High smoking cessation rate in Crohn`s disease patients after

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High smoking cessation rate in Crohn`s disease patients after
Journal of Crohn's and Colitis (2013) 7, 202–207
Available online at www.sciencedirect.com
High smoking cessation rate in Crohn's disease
patients after physician advice – The
TABACROHN Study☆
Tiago Nunes a,1,2 , Maria Josefina Etchevers a,1,2 , Olga Merino b ,
Sonia Gallego c , Valle García-Sánchez d , Ignacio Marín-Jiménez e ,
Luis Menchén e , Manuel Barreiro-de Acosta f , Guillermo Bastida g,2 ,
Sara García h , Elena Gento h , Daniel Ginard i , Eva Martí i ,
Fernando Gomollón j , Maite Arroyo j , David Monfort k ,
Esther García-Planella l , Benito Gonzalez m , Carme Loras n , Carles Agustí a,2 ,
Carolina Figueroa a,2 , Miquel Sans a,⁎,2
for the TABACROHN Study Group of GETECCU 3
a
Hospital Clinic/IDIBAPS, Barcelona, Spain
Hospital de Cruces, Barakaldo, Spain
c
Hospital Miguel Servet, Zaragoza, Spain
d
Hospital Reina Sofia, Córdoba, Spain
e
Hospital Gregorio Marañón, Madrid, Spain
f
Hospital Clinico Universitario, Santiago de Compostela, Spain
g
Hospital La Fe, Valencia, Spain
h
Hospital General Yague, Burgos, Spain
i
Hospital Universitario Son Espases, Palma de Mallorca, Spain
j
Hospital Clinico, Zaragoza, Spain
k
Consorci Sanitari de Terrassa, Terrassa, Spain
l
Hospital Sant Pau, Barcelona, Spain
m
Hospital Juan Canalejo, A Coruña, Spain
n
Hospital Mutua de Terrassa, Terrassa, Spain
b
Abbreviations: CD, Crohn's disease; UC, Ulcerative colitis; IBD, Inflammatory bowel disease.
Specific author contributions: Tiago Nunes, Maria Josefina Etchevers and Miquel Sans wrote the original manuscript. Tiago Nunes and
Miquel Sans performed all statistical analysis. Olga Merino, Sonia Gallego, Valle García-Sánchez, Ignacio Marín-Jiménez, Luis Menchén, Manuel
Barreiro-de Acosta, Guillermo Bastida, Sara García, Elena Gento, Daniel Ginard, Fernando Gomollón, Maite Arroyo, David Monfort, Eva Martí,
Esther García, Benito Gonzalez, Carme Loras, Carles Agustí and Carolina Figueroa contributed to patient inclusion, data collection, literature
review and original manuscript correction. All authors have approved the final draft.
⁎ Corresponding author at: Department of Gastroenterology, Hospital Clínic i Provincial / IDIBAPS, 170 Villarroel, 08036 Barcelona, Spain.
Tel.: +34 649189146; fax: +34 93 2279387.
E-mail address: [email protected] (M. Sans).
1
Both authors have equally contributed to this work.
2
CIBEREHD: Centro de Investigación Biomédica en Red de Enfermedades Hepáticas y Digestivas.
3
Spanish Working Group in Crohn's Disease and Ulcerative Colitis.
☆
1873-9946/$ - see front matter © 2012 European Crohn's and Colitis Organisation. Published by Elsevier B.V. All rights reserved.
doi:10.1016/j.crohns.2012.04.011
High smoking cessation rate in Crohn's disease patients after intensive counseling
203
Received 10 February 2012; received in revised form 24 April 2012; accepted 24 April 2012
KEYWORD
Inflammatory bowel
disease;
Crohn's disease;
Environmental factors;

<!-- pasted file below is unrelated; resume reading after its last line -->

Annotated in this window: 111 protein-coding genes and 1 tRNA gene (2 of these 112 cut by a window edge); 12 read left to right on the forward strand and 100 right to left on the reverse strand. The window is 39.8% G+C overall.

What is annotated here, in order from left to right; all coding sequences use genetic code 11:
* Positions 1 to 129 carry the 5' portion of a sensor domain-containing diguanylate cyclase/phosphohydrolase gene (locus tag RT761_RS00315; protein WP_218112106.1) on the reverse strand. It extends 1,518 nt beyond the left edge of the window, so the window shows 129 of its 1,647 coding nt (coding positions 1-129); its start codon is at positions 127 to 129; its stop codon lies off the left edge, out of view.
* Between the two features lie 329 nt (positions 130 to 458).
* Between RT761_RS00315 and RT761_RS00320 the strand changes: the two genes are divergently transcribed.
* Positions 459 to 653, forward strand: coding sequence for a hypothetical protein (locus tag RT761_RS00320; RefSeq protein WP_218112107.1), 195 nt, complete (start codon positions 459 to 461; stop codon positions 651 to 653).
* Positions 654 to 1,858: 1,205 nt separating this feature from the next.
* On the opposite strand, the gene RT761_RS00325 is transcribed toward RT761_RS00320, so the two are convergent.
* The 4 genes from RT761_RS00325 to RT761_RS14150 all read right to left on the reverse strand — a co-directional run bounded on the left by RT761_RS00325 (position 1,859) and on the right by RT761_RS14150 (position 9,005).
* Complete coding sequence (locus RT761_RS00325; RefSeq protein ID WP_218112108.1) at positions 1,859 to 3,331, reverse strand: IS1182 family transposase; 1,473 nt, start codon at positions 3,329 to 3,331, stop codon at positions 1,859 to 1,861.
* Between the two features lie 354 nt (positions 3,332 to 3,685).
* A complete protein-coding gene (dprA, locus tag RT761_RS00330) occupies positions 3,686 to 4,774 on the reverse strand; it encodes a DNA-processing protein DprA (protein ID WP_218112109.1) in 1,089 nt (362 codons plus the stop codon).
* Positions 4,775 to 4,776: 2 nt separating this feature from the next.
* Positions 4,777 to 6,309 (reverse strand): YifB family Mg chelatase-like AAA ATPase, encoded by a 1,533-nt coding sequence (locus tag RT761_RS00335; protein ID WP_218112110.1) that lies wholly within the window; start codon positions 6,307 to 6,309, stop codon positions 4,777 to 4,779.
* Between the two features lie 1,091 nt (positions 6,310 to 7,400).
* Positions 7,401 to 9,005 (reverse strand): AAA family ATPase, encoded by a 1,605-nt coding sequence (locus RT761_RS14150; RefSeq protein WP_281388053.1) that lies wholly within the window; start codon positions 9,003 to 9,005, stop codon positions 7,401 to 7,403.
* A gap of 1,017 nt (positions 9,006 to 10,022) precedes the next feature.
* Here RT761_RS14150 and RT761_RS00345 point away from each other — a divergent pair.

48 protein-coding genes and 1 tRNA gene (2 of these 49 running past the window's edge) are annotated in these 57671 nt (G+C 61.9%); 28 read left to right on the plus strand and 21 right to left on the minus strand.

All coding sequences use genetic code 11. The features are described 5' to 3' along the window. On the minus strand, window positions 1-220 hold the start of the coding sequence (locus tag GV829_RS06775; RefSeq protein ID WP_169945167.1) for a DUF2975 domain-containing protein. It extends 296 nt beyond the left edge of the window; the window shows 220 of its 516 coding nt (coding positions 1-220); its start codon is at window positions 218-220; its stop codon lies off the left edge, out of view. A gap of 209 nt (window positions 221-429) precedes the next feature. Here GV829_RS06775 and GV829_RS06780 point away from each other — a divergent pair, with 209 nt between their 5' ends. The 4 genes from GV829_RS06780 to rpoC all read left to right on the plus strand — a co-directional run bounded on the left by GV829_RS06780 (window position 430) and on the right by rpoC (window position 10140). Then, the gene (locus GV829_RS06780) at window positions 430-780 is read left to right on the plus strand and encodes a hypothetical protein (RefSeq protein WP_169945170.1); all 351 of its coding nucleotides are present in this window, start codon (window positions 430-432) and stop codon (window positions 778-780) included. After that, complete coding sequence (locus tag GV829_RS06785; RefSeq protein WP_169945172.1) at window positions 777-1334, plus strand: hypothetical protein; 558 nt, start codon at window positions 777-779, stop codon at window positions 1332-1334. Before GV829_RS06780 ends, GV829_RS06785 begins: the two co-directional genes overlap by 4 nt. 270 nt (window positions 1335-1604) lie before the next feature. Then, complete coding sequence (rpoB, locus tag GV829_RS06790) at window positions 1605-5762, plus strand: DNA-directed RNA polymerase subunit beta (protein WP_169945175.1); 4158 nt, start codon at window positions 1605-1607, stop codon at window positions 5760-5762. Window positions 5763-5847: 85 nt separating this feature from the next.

Smoking;
Tobacco;
Smoking cessation
Abstract
Introduction: Tobacco smoking has a significant impact on the development of Crohn's disease
(CD) and its clinical course, making smoking cessation one of the main goals in CD therapeutic
strategy.
Aims: To evaluate the effectiveness of an advice-based smoking cessation strategy among CD
patients.
Methods: We have performed a prospective multicenter study which enrolled 408 CD smokers.
At inclusion all patients were instructed about the risks of smoking and subsequently followed
every 3 months. Each center used additional smoking cessation strategies based on available
resources. Urinary cotinine and exhaled carbon monoxide levels were evaluated in a subgroup of
patients.
Results: Median study follow up was 18 months. 31% of the patients achieved complete smoking
cessation and 23% were smoking-free at the end of their follow up with 8% of smoking relapse.
Most patients not achieving smoking cessation did not change their smoking habit with only 5%
presenting a decrease in tobacco load. 63% of patients willing to quit smoking received help from
another specialist, most frequently the pulmonologist (47%). Surprisingly, most patients (88%)
tried to quit smoking with no pharmacological therapy and bupropion, varenicline and nicotine
replacement treatment were used in few patients. Urinary cotinine and exhaled CO levels tested
in a subgroup of patients proved to have a good correlation with the self-reported smoking habit.
No predictors of successful smoking cessation were identified.
Conclusion: Our results underline that an anti-tobacco strategy mostly based on CD patients´s
education and counseling is feasible and effective in helping patients reach complete abstinence.
© 2012 European Crohn's and Colitis Organisation. Published by Elsevier B.V. All rights reserved.
1. Introduction
Crohn's disease (CD) is a complex polygenic immune-mediated
intestinal illness that develops in genetically susceptible
individuals exposed to a number of environmental factors. 1–3
Tobacco smoking is the most studied and better characterized
of these factors, increasing CD predisposition and impacting
negatively on its clinical behavior. 4–9 In this regard, most of
the available data supports that smoking results in a higher
prevalence of stenosing and penetrating phonotype, perianal
disease, need for surgery and post-surgical recurrence in
smokers. 7–21 In addition, an increased need for steroids and
immunosuppressive treatment has been also linked to active
smoking. 7
Given the importance of tobacco smoking in CD pathogenesis, it is remarkable the low number of studies evaluating the